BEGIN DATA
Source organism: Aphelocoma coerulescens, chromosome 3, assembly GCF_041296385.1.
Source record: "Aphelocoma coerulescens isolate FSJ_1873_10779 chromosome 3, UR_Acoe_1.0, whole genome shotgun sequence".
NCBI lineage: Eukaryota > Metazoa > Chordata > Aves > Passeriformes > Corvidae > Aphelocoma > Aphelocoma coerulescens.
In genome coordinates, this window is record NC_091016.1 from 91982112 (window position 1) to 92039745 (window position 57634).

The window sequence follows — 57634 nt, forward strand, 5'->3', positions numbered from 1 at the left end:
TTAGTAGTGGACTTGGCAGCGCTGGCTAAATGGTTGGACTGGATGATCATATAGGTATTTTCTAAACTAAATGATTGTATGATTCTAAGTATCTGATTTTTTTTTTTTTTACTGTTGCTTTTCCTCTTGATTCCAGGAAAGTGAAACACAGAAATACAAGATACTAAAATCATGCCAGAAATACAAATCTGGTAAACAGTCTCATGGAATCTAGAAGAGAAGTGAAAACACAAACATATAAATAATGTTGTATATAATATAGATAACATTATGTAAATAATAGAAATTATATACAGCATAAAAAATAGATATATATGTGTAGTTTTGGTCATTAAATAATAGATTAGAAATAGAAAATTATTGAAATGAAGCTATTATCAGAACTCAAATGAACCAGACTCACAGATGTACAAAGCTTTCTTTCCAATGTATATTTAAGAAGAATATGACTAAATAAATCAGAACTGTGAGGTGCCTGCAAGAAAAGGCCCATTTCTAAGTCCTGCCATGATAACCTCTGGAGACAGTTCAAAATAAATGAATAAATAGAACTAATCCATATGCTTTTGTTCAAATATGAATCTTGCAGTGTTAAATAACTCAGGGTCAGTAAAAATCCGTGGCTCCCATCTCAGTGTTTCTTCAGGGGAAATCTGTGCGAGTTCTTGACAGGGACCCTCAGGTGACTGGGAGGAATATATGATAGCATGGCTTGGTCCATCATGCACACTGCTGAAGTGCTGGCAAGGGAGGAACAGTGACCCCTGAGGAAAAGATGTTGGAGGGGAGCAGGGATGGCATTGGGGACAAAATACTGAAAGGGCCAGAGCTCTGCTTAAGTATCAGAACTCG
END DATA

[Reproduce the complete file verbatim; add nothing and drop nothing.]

Source organism: Aphelocoma coerulescens, chromosome 3, assembly GCF_041296385.1.
Source record: "Aphelocoma coerulescens isolate FSJ_1873_10779 chromosome 3, UR_Acoe_1.0, whole genome shotgun sequence".
NCBI lineage: Eukaryota > Metazoa > Chordata > Aves > Passeriformes > Corvidae > Aphelocoma > Aphelocoma coerulescens.
In genome coordinates, this window is record NC_091016.1 from 91982112 (window position 1) to 92039745 (window position 57634).

The window sequence follows — 57634 nt, forward strand, 5'->3', positions numbered from 1 at the left end:
TTAGTAGTGGACTTGGCAGCGCTGGCTAAATGGTTGGACTGGATGATCATATAGGTATTTTCTAAACTAAATGATTGTATGATTCTAAGTATCTGATTTTTTTTTTTTTTACTGTTGCTTTTCCTCTTGATTCCAGGAAAGTGAAACACAGAAATACAAGATACTAAAATCATGCCAGAAATACAAATCTGGTAAACAGTCTCATGGAATCTAGAAGAGAAGTGAAAACACAAACATATAAATAATGTTGTATATAATATAGATAACATTATGTAAATAATAGAAATTATATACAGCATAAAAAATAGATATATATGTGTAGTTTTGGTCATTAAATAATAGATTAGAAATAGAAAATTATTGAAATGAAGCTATTATCAGAACTCAAATGAACCAGACTCACAGATGTACAAAGCTTTCTTTCCAATGTATATTTAAGAAGAATATGACTAAATAAATCAGAACTGTGAGGTGCCTGCAAGAAAAGGCCCATTTCTAAGTCCTGCCATGATAACCTCTGGAGACAGTTCAAAATAAATGAATAAATAGAACTAATCCATATGCTTTTGTTCAAATATGAATCTTGCAGTGTTAAATAACTCAGGGTCAGTAAAAATCCGTGGCTCCCATCTCAGTGTTTCTTCAGGGGAAATCTGTGCGAGTTCTTGACAGGGACCCTCAGGTGACTGGGAGGAATATATGATAGCATGGCTTGGTCCATCATGCACACTGCTGAAGTGCTGGCAAGGGAGGAACAGTGACCCCTGAGGAAAAGATGTTGGAGGGGAGCAGGGATGGCATTGGGGACAAAATACTGAAAGGGCCAGAGCTCTGCTTAAGTATCAGAACTCG